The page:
Latest epidemics Stories

2009-09-04 11:20:00

A new detailed study of U.S. children killed by swine flu showed the outbreak differs from ordinary flu in that it appears to be taking a higher toll on school-age children than on babies and toddlers, Reuters reported. Scientists with the Centers for Disease Control and Prevention said Thursday that at least 40 children have died, accounting for about one in 13 U.S. swine flu deaths. However, two-thirds of those already had high-risk health problems. Health officials say that while it isn't...

2009-09-03 12:28:36

Any child, even healthy children but especially those with chronic conditions, can become severely ill or even die from H1N1 flu, U.S. health officials say. The Centers for Disease Control and Prevention's Morbidity and Mortality Weekly Report released Thursday says all children age 6 months and older should receive pandemic influenza A (H1N1) -- swine flu -- vaccine when it becomes available. Children with high-risk medical conditions should immediately consult with a healthcare provider if...

2009-09-01 12:00:00

Program Helps Teachers Prepare For Flu Season as They Head Back to School WASHINGTON, Sept. 1 /PRNewswire-USNewswire/ -- With worries about the flu season looming over the start of school this year, The National Education Association Health Information Network (NEA HIN) and The Clorox Company are teaming up to help teachers. Starting September 2 through September 5, 2009, teachers nationwide can visit www.CloroxClassrooms.com and get a free coupon for Clorox(R) Disinfecting Wipes, while...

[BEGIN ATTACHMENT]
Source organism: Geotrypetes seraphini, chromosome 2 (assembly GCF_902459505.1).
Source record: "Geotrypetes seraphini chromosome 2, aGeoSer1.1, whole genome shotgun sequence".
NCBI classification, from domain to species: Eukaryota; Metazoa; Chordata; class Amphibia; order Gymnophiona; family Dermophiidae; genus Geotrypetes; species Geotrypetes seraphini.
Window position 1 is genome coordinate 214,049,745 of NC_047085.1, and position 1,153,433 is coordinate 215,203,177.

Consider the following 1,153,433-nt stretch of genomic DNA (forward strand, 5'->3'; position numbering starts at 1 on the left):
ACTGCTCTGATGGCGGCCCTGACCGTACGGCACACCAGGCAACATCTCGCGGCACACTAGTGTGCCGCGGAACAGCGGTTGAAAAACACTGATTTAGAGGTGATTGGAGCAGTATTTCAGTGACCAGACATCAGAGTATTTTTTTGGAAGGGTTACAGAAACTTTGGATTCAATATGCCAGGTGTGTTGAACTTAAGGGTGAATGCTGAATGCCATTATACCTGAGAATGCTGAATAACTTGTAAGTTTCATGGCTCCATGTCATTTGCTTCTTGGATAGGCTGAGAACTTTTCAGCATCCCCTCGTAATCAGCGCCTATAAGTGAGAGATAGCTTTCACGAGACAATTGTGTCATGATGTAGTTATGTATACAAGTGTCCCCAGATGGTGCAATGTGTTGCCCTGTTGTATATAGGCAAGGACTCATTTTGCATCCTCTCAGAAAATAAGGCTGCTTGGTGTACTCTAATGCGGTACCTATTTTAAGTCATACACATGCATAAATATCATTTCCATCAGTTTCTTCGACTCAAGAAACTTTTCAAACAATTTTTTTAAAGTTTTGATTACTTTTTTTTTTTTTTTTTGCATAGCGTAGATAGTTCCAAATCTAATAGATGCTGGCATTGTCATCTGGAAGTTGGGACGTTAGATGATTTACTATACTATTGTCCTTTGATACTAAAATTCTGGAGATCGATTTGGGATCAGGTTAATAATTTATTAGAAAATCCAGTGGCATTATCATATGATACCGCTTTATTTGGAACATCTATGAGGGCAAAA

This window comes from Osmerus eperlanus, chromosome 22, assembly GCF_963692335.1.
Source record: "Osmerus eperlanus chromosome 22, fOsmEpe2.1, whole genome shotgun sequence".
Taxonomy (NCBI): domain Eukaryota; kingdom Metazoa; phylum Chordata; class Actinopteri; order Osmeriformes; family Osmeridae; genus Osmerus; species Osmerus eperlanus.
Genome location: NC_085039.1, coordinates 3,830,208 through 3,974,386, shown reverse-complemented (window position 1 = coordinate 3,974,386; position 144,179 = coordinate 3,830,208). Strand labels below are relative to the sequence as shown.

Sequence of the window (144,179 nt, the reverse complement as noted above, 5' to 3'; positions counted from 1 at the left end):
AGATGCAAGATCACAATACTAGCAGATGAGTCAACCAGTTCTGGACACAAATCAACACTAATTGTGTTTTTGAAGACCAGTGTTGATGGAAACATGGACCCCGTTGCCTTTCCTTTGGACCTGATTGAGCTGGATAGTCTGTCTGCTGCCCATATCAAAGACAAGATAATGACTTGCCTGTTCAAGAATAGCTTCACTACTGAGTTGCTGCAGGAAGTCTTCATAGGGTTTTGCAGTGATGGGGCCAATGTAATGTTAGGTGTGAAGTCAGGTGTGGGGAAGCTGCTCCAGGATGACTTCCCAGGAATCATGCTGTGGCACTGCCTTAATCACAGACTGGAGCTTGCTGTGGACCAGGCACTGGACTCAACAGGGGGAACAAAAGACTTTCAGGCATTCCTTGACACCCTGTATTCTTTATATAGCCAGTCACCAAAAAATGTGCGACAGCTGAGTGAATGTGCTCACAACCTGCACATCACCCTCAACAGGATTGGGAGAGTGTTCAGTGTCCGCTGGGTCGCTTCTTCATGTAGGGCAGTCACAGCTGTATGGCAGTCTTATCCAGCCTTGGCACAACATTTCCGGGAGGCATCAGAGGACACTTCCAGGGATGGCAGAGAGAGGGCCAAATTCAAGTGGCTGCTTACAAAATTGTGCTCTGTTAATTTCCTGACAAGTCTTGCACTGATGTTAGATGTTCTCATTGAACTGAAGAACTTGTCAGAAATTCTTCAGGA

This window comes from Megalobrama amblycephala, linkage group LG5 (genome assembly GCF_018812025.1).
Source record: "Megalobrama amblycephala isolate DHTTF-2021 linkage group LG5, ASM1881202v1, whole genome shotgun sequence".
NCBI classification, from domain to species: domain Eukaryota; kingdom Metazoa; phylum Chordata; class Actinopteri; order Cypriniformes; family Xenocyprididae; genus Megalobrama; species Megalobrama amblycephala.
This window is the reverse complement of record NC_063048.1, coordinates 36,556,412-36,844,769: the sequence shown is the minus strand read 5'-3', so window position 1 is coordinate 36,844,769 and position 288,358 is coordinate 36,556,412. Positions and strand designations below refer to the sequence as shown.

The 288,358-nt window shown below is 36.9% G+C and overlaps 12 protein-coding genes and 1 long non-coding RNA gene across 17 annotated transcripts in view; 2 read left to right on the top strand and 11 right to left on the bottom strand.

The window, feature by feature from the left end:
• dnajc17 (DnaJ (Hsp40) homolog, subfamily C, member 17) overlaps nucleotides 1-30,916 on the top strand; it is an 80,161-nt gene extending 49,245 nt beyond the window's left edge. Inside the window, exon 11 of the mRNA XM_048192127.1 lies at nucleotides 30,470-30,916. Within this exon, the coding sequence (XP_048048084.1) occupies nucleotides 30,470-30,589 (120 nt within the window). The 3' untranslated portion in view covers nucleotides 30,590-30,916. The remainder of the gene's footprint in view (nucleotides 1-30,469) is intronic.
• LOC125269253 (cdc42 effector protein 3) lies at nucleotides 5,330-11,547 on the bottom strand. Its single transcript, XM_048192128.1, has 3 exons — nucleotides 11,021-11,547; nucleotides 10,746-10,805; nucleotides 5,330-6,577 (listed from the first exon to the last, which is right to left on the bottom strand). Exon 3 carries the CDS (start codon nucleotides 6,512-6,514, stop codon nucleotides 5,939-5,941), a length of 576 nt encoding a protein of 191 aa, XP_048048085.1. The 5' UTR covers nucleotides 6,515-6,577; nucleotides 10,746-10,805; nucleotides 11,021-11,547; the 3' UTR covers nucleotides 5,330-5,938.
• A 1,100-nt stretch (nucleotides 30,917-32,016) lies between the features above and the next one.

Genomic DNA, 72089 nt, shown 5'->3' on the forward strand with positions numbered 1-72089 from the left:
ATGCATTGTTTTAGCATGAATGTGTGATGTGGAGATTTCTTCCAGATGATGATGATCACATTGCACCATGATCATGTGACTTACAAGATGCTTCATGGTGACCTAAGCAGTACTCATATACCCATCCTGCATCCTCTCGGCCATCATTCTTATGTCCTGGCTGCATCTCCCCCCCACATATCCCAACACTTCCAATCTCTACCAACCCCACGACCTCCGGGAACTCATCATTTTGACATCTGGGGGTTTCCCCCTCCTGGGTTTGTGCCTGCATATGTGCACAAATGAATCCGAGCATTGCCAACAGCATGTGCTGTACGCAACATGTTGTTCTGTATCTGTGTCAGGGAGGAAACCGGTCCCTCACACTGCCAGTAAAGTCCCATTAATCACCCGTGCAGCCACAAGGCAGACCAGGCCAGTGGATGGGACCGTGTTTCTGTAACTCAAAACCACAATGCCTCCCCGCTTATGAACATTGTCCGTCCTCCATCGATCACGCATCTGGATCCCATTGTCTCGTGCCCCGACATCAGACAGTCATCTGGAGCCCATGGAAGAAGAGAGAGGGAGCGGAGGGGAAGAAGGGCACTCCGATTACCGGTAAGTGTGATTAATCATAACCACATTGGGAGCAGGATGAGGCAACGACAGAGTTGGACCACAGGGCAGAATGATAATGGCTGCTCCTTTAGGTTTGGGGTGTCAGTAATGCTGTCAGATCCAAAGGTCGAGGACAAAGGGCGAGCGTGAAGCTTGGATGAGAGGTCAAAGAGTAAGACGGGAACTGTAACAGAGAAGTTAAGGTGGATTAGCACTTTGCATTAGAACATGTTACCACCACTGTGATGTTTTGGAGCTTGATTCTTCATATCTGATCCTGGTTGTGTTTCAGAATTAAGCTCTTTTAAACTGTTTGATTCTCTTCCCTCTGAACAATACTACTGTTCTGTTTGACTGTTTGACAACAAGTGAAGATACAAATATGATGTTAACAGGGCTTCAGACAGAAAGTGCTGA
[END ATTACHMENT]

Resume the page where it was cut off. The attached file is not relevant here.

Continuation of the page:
2009-08-28 00:25:52

Ten percent of U.S. adults say they are very worried about H1N1 flu, but most say they plan to take extra measures to fight swine flu, a survey indicates. A poll conducted by the American Red Cross indicates 78 percent -- 84 percent of women and 71 percent of men -- say they plan to cover their coughs and sneezes with tissue, while 76 percent -- 81 percent for women and 71 percent for men -- say they will wash their hands more carefully and 62 percent plan to be vaccinated against H1N1 flu if...

2009-08-27 13:37:31

A report on the experiences of nurses in 190 U.S. healthcare facilities indicates many hospitals are not ready for H1N1 flu. The report by the California Nurses Association/National Nurses Organizing Committee, indicates at more than a fourth of hospitals in nine states nurses cite inadequate isolation of swine flu patients. Nurses at 15 percent of the hospitals do not have access to the proper respirator masks, exposing nurses and patients to infection and at as many as 40 percent of the...

2009-08-27 09:53:00

Online Resource Provides Up-To-Date Information RESTON, Va., Aug. 27 /PRNewswire-USNewswire/ -- Parents, teachers, and school officials are anxiously awaiting the expected return this fall of the H1N1 virus, known as Swine Flu. Declared a pandemic by the World Health Organization, the virus may prove a significant problem to schools and families across the country. To help both teachers and parents prepare for swine flu, TeachersFirst.com has created a unique online resource at...